History of "salvation"
Slowly, ever so slowly, I continue to investigate the history of the Judaeo/Christian ideas of "salvation" (soteriology). I have been working on my Study for more than a year and it will take me a few more months to prepare the Drafts of the remaining chapters.
My investigations have shown me that people have held -- and continue to hold -- a range of expectations, explanations, and opinions concerning a future existence and how that was provided, how it will be attained, and what will be experienced. This research has confirmed for me that religion is supernatural superstition exploited by a few in order to manipulate and manage the masses. This does not mean that religion does not help some people cope with the vagaries of life with its sadnesses and pressures. If it helps them to cope, they should hold on to It.
To date, my Study has considered the ancient Hebrews, some New Testament writings, Gospel of Thomas, the primitive Church, and the European Medieval periods, including people such as Anselm, Aquinas, Luther, and Calvin, along with the Council of Trent and the soteriology of the Orthodox Churches.
Although the Study skims lightly across very deep lakes, its scope means that it is not small. I provide a comprehensive Contents at the rear of the study. A Bibliography near the rear explains the reference titles in the footnotes.
I am seeking corrections and advice, no matter how large or how small. You will find my email address in the Study.
I update the Study each time I complete a draft Chapter. Currently I am investigating the Pastoral Epistles (Timothy, Titus), which were written some 50 years after Paul's death.
My Study is available at:
This research has confirmed for me that religion is supernatural superstition exploited by a few in order to manipulate and manage the masses.
When said like this, it does sound harsh. I agree, and I also agree that some people do need hope, and explanation for what they fear, comfort, structure, a place to belong and a sense of community. Personally I always make a distinction between what a given religion teaches and what it does for their people. They can worship Mr. Potato Head for what I care, for as long as they bring some goodness to their people.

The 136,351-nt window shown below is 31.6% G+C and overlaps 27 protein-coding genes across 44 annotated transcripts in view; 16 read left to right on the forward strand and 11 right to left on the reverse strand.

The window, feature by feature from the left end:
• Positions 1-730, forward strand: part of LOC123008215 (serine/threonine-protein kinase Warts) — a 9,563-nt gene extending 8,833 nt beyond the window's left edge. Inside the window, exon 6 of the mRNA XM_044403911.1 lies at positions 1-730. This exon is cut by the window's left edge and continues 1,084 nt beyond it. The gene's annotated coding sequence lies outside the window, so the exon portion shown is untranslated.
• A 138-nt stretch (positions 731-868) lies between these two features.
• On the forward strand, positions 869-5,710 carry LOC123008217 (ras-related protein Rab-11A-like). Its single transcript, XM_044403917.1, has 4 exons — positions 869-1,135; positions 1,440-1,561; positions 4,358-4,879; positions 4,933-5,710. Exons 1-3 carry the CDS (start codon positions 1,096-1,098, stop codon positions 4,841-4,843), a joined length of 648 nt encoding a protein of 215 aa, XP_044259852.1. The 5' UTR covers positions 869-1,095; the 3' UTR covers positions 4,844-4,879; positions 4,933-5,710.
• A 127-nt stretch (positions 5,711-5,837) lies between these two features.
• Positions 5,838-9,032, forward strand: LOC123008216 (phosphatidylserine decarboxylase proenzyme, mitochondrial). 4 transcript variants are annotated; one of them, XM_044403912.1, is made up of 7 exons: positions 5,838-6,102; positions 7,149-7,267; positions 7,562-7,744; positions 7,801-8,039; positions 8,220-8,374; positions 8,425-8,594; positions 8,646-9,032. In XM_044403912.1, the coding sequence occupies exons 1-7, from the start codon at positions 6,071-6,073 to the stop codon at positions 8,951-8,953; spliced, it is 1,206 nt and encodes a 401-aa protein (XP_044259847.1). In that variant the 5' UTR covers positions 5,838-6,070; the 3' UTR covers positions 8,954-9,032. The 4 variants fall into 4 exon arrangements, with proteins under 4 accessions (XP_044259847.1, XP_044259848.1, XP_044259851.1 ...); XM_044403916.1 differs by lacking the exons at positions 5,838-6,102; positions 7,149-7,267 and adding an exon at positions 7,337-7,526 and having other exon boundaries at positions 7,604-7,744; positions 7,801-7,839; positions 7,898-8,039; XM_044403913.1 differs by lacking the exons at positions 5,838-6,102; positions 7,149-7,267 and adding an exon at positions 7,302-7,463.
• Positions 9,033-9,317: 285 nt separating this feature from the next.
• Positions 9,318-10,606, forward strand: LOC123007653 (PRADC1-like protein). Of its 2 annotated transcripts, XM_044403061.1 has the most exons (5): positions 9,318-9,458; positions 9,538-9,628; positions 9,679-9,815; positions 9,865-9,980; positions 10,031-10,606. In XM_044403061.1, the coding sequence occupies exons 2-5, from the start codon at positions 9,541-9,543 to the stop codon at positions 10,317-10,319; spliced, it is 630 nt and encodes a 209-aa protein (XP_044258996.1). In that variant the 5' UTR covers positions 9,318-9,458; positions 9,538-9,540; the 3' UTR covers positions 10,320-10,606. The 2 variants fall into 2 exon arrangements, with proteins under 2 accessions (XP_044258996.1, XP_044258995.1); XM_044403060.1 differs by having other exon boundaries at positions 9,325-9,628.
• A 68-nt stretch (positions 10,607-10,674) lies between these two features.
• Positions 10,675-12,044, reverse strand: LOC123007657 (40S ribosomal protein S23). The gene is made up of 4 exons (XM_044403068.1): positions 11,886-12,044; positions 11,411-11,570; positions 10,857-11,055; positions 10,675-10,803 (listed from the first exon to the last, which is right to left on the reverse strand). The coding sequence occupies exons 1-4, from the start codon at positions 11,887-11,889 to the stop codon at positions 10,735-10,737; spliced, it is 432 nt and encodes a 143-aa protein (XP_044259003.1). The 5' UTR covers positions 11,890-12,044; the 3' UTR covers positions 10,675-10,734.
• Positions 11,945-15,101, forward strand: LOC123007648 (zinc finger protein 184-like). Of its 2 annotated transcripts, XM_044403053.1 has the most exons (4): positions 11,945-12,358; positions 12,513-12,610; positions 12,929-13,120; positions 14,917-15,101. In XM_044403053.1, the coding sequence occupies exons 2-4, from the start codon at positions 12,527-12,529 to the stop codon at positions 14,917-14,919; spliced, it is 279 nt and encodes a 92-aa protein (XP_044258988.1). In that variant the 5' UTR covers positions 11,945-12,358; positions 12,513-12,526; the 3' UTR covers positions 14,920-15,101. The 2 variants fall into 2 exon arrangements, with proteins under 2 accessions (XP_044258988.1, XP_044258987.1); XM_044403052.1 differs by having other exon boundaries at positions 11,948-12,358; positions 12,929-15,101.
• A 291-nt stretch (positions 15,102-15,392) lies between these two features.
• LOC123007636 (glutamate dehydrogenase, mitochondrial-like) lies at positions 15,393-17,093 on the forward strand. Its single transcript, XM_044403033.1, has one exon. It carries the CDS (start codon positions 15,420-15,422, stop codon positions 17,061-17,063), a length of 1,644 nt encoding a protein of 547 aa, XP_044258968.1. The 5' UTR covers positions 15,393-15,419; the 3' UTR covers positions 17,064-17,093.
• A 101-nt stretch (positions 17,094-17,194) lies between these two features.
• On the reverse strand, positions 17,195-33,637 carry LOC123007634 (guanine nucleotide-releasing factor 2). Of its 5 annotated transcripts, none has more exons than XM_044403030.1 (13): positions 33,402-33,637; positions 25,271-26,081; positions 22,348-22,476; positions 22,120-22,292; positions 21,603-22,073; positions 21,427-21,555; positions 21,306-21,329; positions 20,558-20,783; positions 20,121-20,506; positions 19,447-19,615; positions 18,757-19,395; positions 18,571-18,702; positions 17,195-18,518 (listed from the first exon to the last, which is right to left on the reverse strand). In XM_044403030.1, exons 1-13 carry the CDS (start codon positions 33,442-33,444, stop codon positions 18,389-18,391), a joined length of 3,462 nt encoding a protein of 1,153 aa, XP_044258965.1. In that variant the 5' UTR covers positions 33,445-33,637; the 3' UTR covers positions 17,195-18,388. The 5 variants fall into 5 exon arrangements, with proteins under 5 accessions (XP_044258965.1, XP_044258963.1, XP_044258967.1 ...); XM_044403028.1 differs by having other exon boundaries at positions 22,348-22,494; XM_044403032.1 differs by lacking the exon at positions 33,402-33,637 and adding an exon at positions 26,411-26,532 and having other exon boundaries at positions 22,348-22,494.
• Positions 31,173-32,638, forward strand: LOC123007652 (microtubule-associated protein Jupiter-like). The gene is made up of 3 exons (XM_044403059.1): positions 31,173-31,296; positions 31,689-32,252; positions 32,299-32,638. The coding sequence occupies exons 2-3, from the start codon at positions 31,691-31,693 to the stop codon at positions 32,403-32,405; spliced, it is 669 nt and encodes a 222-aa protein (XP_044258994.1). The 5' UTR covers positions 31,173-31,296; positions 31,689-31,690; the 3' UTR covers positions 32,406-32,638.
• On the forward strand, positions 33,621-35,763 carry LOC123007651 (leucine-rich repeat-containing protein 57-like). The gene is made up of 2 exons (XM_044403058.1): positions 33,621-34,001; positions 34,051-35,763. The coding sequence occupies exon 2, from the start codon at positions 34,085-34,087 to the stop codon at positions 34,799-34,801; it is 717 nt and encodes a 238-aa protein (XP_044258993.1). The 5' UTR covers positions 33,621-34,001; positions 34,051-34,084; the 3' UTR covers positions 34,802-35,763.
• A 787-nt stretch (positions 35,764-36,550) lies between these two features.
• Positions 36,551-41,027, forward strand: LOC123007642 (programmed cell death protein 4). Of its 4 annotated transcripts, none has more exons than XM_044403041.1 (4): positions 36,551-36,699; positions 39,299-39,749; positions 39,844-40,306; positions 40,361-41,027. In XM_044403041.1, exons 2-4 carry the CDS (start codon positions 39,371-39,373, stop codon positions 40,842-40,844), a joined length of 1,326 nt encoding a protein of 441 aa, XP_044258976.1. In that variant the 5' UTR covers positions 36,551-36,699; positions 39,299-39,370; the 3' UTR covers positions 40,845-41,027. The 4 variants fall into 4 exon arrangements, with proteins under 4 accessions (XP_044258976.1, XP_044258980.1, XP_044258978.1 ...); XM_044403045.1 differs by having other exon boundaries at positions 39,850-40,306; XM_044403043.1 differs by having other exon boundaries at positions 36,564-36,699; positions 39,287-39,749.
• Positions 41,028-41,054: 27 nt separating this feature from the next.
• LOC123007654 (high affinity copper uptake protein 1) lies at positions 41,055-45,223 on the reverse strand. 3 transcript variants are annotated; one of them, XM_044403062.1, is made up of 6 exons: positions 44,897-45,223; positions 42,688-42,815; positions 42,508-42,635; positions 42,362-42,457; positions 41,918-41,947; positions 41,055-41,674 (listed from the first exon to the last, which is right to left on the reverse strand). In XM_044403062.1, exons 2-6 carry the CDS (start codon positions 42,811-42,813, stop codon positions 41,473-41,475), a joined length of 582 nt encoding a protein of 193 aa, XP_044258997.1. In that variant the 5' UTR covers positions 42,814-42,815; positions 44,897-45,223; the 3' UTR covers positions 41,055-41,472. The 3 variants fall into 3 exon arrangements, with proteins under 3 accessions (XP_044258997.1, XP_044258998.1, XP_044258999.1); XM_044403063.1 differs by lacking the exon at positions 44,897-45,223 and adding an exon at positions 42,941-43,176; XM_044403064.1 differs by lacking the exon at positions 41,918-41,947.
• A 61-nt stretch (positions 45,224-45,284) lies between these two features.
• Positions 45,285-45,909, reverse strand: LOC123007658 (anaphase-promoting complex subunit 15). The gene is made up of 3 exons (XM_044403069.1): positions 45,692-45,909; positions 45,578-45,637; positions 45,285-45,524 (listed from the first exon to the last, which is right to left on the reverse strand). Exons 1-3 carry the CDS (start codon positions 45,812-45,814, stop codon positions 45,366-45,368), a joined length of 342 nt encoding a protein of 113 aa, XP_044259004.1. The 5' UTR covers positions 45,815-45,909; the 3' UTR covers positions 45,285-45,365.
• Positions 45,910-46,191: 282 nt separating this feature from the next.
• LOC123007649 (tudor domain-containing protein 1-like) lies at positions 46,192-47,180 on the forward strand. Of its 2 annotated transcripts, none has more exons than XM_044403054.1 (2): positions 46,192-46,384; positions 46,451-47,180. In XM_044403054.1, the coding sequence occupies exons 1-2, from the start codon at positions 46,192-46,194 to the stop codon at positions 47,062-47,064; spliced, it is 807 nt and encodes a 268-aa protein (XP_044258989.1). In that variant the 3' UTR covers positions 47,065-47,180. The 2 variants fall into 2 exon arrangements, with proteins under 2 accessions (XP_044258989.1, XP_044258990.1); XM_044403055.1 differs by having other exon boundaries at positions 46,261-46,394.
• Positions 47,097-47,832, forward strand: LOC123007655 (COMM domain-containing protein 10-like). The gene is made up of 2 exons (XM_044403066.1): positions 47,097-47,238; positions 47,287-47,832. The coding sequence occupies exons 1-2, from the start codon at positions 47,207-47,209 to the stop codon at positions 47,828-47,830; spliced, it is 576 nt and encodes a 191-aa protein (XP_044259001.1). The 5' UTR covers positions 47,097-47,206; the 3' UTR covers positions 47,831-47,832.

The control of the masses is a separate effect. There are well intended, welcoming religious groups that look to serve their people, not exploit it. They may not be as visible, but they are. I've myself have come to learn that.
Question: is there any reason why you seem to be studying mostly Judeo-Christian religions? I think that you may get a better sense of what religion in general serves to people if you expand the denominations (just curious, not criticizing).
The benefit I see -- for those who need it -- is that a Church provides them with a community of like-minded people. I guess I make it sound banal, but we see any number of communities of people who have similar convictions, and in this instance the commonality lies with myths and the supernatural.
I suspect that arguing against the belief systems of other myth-followers enables one to have a sense of protecting one's local community and of identifying with it. Although arguing against conflicting belief systems is a tool exploited by religious leaders to construct a fence around their sheep (Trinity, etc.).
While conducting this Study, I have been struck by the range of ideas and explanations regarding "salvation", to the point where I asked myself: "Why do people listen to and heed the opinions of religious leaders/voices?" Paul had his opinion (after supposedly speaking with the spirit of an executed person) but why should his ideas be taken as absolute?
My background had been within Christianity and that is the limit of my personal experience. There is such a vast tapestry for enquiry, and looking at these has helped me shape my relationship with current events. I have no real knowledge of belief systems outside the Judaeo/Christian stream.
I see Christianity as an element of Judaism. The Christian Bible is comprised of Jewish writings, apart from probably Luke, Acts, Hebrews and 2 Peter -- I am open to thoughts on whether there are other non-Jewish writings in any of the Christian Bibles. What about the Didache, Shepherd of Hermas, Barnabas and Thomas - were they Jewish in origin? Likely not.